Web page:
Of the army departing from Hoylake, Harold Edgar Young in 1909 wrote:
"I like to think of Hoylake in those days, with the Dee crowded with men of war and transports,
dancing in the then deep water of Hilbre. The army was somewhat of a ragged crew, for the bulk
were taken from the plough, although there was one brigade of steady Dutch troops under the
command of the Count de Solmes. Those were trying times for the people in the neighbourhood of
Hoylake, for be sure the soldiers of those days were none too particular, and the officers would sally
forth bent on wine, whilst the men were proficient in robbing a hen roost, or in rounding up a few
ducks, although the brave Duke of Schomberg, a great and courteous gentleman, enjoying, although
full of years, a vigorous old age, would be sure to do what he could to keep his men in hand. At last
the Duke with the trusted officer, Count Solmes, general of the foot, numerous officers, and nearly
10,000 men, were got safely aboard the ships and embarked at Hoyle Lake for Ireland, leaving behind
them poor John Van Zoelen, who died on September 3rd to be buried in West Kirby Church".
The picture below shows a piece of blood-stained lace which came from the coat worn by King William
III at the Battle of the Boyne on the 12th July 1690. William’s victory over the Jacobite army helped
secure not only a Protestant succession to the throne, but also a Protestant-dominated Army in
Britain. This piece of cloth still exists today and is maintained on display in a museum.
William III set sail from Hoylake with a 10,000 strong army to Ireland, where his army was to take
part in the Battle of the Boyne. The location of departure remains known as Kings Gap. The battle as
well as helping to turn the war in Ireland in William’s favour, grew to be an important symbol of
Protestant dominance there. For this reason it is still marked with a Bank Holiday in Northern Ireland
on 12 July each year. Although Unionists and Loyalists remember the Boyne as a great victory which
helped secure the sovereignty of Parliament and a Protestant monarchy, for Irish Nationalists and
Roman Catholics it remains a symbol of unwanted occupation. The commemoration of the battle has
been a controversial issue for both sides of the sectarian divide during the Irish ‘Troubles’ and
remains so to this day.
William III (14 November 1650 – 8 March 1702) was the Prince of Orange
from his birth, Stadtholder of the main provinces of the Dutch Republic from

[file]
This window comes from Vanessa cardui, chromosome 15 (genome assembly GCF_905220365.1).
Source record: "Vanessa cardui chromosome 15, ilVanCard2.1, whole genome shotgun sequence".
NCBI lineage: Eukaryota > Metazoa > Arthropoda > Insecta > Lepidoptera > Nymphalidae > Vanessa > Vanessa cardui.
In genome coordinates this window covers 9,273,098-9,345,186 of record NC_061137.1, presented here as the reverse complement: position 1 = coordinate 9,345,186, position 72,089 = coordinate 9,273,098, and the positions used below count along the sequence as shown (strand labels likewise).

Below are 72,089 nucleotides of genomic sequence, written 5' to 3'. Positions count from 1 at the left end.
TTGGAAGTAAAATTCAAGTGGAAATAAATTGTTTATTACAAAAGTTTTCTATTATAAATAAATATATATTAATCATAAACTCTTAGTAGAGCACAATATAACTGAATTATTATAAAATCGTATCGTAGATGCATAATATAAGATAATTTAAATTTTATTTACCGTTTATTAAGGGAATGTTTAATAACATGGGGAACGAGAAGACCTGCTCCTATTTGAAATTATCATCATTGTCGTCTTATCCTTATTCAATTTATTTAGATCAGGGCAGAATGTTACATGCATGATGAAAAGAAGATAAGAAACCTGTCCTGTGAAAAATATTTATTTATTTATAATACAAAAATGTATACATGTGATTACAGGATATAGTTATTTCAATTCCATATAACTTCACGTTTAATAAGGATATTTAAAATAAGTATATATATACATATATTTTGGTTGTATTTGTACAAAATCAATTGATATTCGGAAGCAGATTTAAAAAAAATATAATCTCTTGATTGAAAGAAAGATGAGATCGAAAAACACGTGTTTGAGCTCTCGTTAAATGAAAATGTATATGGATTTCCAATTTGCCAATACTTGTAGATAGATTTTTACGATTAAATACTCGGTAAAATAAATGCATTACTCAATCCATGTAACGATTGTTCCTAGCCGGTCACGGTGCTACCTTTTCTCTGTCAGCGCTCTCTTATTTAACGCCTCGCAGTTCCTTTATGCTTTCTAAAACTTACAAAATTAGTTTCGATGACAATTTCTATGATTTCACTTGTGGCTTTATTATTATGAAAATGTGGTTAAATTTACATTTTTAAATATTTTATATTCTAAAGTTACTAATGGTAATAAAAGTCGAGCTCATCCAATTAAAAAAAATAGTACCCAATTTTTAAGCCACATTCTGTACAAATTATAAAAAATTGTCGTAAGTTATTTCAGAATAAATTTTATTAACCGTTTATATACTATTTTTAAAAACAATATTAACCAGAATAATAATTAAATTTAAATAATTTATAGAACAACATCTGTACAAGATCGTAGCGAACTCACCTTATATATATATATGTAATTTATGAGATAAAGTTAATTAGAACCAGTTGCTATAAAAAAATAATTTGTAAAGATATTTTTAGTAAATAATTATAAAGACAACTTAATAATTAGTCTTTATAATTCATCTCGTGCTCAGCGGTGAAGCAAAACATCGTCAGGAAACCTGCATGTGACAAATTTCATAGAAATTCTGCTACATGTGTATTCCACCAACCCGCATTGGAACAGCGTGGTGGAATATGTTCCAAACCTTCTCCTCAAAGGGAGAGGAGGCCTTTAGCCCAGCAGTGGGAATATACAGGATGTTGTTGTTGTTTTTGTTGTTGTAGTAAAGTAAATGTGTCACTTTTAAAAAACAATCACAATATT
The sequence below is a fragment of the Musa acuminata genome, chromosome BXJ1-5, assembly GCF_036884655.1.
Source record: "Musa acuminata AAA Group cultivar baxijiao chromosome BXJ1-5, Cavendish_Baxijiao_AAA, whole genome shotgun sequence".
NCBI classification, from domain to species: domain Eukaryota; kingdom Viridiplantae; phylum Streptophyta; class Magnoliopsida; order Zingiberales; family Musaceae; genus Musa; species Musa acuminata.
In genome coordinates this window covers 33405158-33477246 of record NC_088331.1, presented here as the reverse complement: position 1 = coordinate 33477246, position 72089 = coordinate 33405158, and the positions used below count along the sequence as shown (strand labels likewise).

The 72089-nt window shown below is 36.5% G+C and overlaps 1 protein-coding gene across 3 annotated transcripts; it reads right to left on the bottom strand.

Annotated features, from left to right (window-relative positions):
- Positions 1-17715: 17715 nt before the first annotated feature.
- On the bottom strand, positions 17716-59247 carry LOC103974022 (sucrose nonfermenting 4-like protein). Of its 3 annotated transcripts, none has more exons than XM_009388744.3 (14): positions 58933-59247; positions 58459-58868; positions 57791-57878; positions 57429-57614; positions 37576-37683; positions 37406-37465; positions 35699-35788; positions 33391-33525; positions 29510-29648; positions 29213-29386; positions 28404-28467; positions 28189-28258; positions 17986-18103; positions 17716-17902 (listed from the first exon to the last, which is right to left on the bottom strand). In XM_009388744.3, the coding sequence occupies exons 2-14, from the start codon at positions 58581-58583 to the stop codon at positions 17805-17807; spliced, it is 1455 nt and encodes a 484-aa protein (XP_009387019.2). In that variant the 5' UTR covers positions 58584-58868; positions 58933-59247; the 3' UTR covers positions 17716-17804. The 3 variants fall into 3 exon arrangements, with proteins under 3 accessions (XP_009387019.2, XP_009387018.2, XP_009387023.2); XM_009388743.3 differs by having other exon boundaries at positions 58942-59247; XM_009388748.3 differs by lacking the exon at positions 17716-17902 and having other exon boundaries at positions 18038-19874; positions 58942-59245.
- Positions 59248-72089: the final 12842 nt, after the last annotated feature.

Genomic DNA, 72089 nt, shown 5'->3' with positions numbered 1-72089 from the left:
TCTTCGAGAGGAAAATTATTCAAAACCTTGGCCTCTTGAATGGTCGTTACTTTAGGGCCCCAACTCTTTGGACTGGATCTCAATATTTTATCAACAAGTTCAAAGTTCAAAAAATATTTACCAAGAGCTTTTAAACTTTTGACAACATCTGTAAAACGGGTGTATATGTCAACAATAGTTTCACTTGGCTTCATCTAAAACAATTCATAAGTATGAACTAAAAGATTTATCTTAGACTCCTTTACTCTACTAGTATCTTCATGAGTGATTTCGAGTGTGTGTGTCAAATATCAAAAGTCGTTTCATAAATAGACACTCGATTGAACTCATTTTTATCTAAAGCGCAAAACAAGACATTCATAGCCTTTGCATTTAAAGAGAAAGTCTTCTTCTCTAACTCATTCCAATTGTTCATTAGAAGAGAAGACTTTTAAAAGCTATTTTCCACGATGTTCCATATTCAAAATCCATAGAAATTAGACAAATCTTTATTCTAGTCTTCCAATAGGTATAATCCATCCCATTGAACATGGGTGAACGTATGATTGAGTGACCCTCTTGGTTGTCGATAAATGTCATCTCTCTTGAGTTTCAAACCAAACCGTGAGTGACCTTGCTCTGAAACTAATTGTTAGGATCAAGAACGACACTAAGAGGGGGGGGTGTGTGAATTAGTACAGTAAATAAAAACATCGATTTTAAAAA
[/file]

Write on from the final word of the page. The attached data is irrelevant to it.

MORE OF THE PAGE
28 June 1672, King of England and King of Ireland from 13 February 1689,
and King of Scots (under the name William II) from 11 April 1689, in each
case until his death. For many people, the most memorable image of William
III is bound close to the Battle of the Boyne, in which he defeated the
Catholic James II (James VII of Scotland) in 1690. To this day he is
represented in this battle which took place on the banks of the River Boyne,
County Louth ; on the murals of loyalist Protestant Belfast. There he is
shown triumphant, on a rearing white charger, scattering James's Catholic
army - a symbol of Protestant salvation.
|'William III, Prince of Orange' or "King Billy"
A soldiers account from the time still remains showing a rare glimpse into 17th century life, Dean
Davies diary states:
" 26th April 1690
We dined at our lodgings in Chester, and after dinner they all grey very busy in sending their things
away to Hoylake, where lay our recruits of horse, being 400, and the Nassau and Brandenburg
27th April 1690
In the morning all our sparks were in a great hurry, the wind presenting their hair.
In the afternoon I put on my trunks, bed, saddle and hat case on board Mr Thompson's boat, and sent
them to Hoylake where they were shipped off with the Majors things
In the morning we took horse for Hoylake, and passing by Neston we came there about one o clock.
At our coming we found the commissary at the parsons at dinner with Count Scravenmore, where we
waited on him, and got an order for a ship to carry 18 horses and 23 men. Then we dined at one
Barkers, where it cost us each 2 shillings and in the evening we went out to a farmers house, where
Frank Burton and I lay together.
After breakfast we paid for the horses to be shipped which cost us 3 shillings each. The major and I
walked a mile along the strand and went into two islands on the bay, and then came on board, all the
rest of our company having been on board another ship drinking. They all came to us in the evening
and we lay on board all night.
A roistering roaring crew, depend on it, that lay on the ship drinking and in ferment of joviality. I
wager the farmers of Hoylake, West Kirby and Neston were glad to see the ships scudding away, their
sails filling and bellying before the freshening gales”.
|The blood-stained lace from King William at the Battle in 1690